Jesus did not detach from the grief that was suffered. He wept with them. Not for the death of Lazarus, since He knew the joy that would follow, but more for indignation, indignation at the sorrow that death had wrought on the human race. He was angered at man’s great enemy.[18]

Jesus issues orders to remove the stone (v. 39) He would have this stone removed so that all those who were watching might see the body as it lay dead in the grave, and that a way was made for its coming out, and it might appear to be a true body, and not a ghost or specter. He would have some of the servants to remove it, that they might be witnesses, by the smell of the putrefaction of the body, and known, therefore, that he was truly dead.[19] This makes this raising from the dead more significant in my mind. Physical decay is present. His body is rotting. This is not the son of the widow of Nain, who was raised enroute to the grave, or Jairus daughter who even Jesus said appeared outwardly to be asleep. These are significant miracles, yes, but Lazarus is a step beyond. In this Jesus is requiring an element of faith because everyone agrees Lazarus is beyond help. He restates His requirement when Martha objects to His order to remove the stone (11:40). Then when all eyes are on Him, Jesus prays. According to J. Vernon McGee:

“Remember that this whole incident is for the glory of God. Jesus prays audibly to let the people know that what He is going to do is the will of the Father so that the Father will get the glory. He voices His prayer for the benefit of those who are present.”[20]

When Jesus had completed His prayer, He cried with a loud voice, “Lazarus, Come forth!” The voice of command was the last stage of action. Jesus word had calmed the sea; now it called the dead back to life in fulfillment of His own word (John 5:25). The response was electric, “And he that was dead came forth, bound hand and foot with grave clothes: and his face was bound about with a napkin. Jesus saith unto them, “Loose him, and let him go.”[21]

The Production

One must choose sides over an event such as this. The miracle is beyond dispute and the demonstrative power of Christ is irrefutable, He is the great I AM. Belief was solidified in the eyes of many; so too was unbelief. The culmination of this event is the final setting in motion to crucify Christ. It is the classic ad hominem attack: I cannot refute the message, thus I will kill the messenger. The plan was politically expedient and the perfect solution to the Roman problem, or so it seemed. Jesus would die for the nation and life would go on as usual. But life did not return to normal and the story of Christ did not end. The story of Christ lives on and that story turned the world upside down (Acts 17:6).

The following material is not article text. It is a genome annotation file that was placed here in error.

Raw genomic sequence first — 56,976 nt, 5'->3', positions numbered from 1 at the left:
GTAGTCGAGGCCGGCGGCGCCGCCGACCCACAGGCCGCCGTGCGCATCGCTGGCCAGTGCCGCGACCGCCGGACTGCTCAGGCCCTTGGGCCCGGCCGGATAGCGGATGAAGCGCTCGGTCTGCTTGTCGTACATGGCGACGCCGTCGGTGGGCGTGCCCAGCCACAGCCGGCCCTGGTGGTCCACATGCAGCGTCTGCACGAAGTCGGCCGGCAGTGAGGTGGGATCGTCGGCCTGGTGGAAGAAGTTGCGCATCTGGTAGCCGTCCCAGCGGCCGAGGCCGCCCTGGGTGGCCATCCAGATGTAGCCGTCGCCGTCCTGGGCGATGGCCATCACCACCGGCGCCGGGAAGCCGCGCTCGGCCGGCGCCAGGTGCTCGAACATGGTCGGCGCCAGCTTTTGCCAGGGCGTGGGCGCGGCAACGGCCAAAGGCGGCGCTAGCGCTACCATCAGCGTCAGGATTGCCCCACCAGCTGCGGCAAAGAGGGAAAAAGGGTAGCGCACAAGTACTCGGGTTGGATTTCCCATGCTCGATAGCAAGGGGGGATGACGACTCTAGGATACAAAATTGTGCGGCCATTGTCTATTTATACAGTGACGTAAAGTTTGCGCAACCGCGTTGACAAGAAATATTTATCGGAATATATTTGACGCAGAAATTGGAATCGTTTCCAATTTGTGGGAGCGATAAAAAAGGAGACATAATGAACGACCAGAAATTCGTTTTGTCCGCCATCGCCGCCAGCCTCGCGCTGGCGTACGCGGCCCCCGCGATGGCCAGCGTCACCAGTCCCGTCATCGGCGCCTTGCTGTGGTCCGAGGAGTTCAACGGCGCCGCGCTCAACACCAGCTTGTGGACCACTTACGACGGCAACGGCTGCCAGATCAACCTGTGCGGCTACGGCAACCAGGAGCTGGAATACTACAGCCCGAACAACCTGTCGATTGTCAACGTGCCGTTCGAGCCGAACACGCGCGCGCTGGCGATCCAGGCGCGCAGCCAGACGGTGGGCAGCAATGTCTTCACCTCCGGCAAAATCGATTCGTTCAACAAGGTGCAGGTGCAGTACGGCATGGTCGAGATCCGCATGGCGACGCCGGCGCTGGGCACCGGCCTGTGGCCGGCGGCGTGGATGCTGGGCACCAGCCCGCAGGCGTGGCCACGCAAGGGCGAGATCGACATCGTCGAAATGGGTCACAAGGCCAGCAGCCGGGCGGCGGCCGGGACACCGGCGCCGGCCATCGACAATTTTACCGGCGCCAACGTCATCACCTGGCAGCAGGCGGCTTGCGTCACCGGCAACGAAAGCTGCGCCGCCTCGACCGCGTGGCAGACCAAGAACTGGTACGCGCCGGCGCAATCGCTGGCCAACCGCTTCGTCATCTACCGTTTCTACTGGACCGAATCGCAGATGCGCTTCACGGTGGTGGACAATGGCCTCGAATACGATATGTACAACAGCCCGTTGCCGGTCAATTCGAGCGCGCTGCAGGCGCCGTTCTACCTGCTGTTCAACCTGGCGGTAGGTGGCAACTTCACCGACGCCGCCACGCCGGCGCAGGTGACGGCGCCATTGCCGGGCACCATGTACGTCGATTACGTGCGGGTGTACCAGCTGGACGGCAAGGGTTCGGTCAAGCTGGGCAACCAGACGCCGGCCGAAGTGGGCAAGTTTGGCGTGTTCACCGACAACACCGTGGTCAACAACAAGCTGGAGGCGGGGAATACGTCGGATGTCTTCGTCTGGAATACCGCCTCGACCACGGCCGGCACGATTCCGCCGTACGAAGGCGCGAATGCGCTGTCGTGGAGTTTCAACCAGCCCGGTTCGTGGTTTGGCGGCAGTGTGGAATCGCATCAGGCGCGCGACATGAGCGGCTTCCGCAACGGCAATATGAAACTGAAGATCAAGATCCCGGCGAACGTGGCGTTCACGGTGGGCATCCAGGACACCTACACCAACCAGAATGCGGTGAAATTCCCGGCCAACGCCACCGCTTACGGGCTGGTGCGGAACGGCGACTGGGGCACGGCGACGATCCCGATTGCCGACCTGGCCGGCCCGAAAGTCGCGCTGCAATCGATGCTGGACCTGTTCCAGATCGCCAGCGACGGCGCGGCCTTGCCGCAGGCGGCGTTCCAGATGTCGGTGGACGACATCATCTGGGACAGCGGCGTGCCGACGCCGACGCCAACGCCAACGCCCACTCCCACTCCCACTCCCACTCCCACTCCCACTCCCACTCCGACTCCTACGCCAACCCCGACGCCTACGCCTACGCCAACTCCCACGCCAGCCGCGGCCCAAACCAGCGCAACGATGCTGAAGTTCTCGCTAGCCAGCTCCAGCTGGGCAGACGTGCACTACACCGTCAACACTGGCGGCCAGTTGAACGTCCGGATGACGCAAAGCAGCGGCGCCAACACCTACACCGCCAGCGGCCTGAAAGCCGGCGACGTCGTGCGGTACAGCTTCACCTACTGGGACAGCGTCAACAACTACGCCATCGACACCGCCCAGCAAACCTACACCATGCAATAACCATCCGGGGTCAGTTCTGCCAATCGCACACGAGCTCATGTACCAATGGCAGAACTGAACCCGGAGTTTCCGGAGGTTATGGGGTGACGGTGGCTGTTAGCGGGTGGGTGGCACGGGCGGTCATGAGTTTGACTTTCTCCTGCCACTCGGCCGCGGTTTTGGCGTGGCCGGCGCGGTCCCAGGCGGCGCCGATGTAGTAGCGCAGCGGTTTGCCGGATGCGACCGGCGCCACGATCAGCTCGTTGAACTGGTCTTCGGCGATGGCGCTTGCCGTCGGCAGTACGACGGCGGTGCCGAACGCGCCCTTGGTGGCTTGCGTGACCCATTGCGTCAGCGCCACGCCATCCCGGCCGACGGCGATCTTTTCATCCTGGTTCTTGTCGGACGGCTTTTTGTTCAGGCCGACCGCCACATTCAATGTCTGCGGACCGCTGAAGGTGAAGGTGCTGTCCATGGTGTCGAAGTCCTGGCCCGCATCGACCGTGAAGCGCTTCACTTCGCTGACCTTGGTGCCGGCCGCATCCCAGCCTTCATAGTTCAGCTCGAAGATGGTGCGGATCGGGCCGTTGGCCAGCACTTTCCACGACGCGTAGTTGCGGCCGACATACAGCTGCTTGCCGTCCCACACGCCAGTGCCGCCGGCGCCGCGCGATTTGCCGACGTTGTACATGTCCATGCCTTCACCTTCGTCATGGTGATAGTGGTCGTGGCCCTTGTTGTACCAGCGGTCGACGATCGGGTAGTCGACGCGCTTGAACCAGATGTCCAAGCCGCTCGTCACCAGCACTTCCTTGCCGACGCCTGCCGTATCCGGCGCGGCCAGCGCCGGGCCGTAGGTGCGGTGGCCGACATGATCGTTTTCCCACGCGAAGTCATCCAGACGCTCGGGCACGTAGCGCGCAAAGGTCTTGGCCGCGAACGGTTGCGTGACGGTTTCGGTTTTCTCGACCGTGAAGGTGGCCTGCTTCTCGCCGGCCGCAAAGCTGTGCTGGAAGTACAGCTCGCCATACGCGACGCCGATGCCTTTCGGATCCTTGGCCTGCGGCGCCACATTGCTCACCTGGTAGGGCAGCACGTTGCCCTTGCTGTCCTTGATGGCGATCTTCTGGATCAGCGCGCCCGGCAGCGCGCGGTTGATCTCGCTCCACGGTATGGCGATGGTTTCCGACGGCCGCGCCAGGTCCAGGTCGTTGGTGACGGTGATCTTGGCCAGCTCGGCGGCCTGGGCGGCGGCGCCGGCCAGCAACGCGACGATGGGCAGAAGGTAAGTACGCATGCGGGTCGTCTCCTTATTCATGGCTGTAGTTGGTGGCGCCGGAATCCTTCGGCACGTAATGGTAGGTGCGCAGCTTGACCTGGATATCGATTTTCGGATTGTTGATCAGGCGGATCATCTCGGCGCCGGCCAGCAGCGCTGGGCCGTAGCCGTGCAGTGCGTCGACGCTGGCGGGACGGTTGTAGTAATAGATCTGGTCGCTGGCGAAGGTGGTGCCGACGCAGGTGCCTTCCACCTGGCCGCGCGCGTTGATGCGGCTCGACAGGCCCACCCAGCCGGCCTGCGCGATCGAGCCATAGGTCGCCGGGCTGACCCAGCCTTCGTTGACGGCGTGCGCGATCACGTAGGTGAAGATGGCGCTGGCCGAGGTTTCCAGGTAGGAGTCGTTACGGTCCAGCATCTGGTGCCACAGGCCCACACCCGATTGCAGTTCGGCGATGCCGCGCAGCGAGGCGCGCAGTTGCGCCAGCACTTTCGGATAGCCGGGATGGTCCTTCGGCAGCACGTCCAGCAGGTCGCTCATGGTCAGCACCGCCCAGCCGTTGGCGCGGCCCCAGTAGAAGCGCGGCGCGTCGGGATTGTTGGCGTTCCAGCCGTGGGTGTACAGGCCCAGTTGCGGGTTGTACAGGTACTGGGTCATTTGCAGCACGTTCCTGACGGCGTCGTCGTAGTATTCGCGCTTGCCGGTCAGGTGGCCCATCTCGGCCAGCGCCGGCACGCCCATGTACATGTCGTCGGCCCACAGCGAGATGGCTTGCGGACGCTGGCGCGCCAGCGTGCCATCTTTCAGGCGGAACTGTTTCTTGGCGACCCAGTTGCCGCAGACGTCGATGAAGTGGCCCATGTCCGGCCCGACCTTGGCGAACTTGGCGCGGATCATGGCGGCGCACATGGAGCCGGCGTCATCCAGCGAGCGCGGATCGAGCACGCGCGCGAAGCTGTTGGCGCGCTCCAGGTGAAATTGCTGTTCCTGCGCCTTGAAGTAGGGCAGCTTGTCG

Sources cited:

[1] Henry, Matthew. Matthew Henry's commentary on the whole Bible : Complete and unabridged in one volume, electronic version . (Hendrickson: Peabody, 1991, 1996)

[2]McGee, J. V. Thru the Bible commentary. Based on the Thru the Bible radio program. (electronic ed.) (Thomas Nelson: Nashville, 1981, 1997)

[3] Tenney, Merrill C. John: The Gospel of Belief. An Analytical Study of the Text. (Wm. B Eerdman’s Publishing Company: Grand Rapids, 1948, 1976), 171-172

[4] Ibid, 170

[5]McGee, J. V. Thru the Bible commentary. Based on the Thru the Bible radio program. (electronic ed.) . Thomas Nelson: Nashville, 1981, 1997.

[6] Tenney, 172.

[7] Towns, Elmer. The Gospel of John: Believe and Live (AMG Publishers: Chattanooga, 2002),106.

[8] Ibid, 107,108.

[9]MacDonald, W., & Farstad, A. Believer's Bible Commentary : Old and New Testaments . (Thomas Nelson: Nashville, 1995,1997), elec ed.

[10] Tenney, 173.

[11] Towns, 109.

[12] Ibid, 109

[13]Henry, elec. ed, no page number

[14] Towns, 109.

[15] Tenney, 175.

[16] MacDonald, W., & Farstad, elec. Ed, no page number

[17] Towns, 111.

[18] Tenney, 175.

[19] Henry, M., elec., no page.

[20] McGee, (electronic ed.).

[21] Tenney, 176.

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2 comments

lawrence01 profile image

lawrence01 8 months ago from Hamilton, New Zealand

Enjoyed this read.

Lawrence


tjlajoie profile image

tjlajoie 7 months ago from Lewiston, Maine Author

Thank you, Lawrence!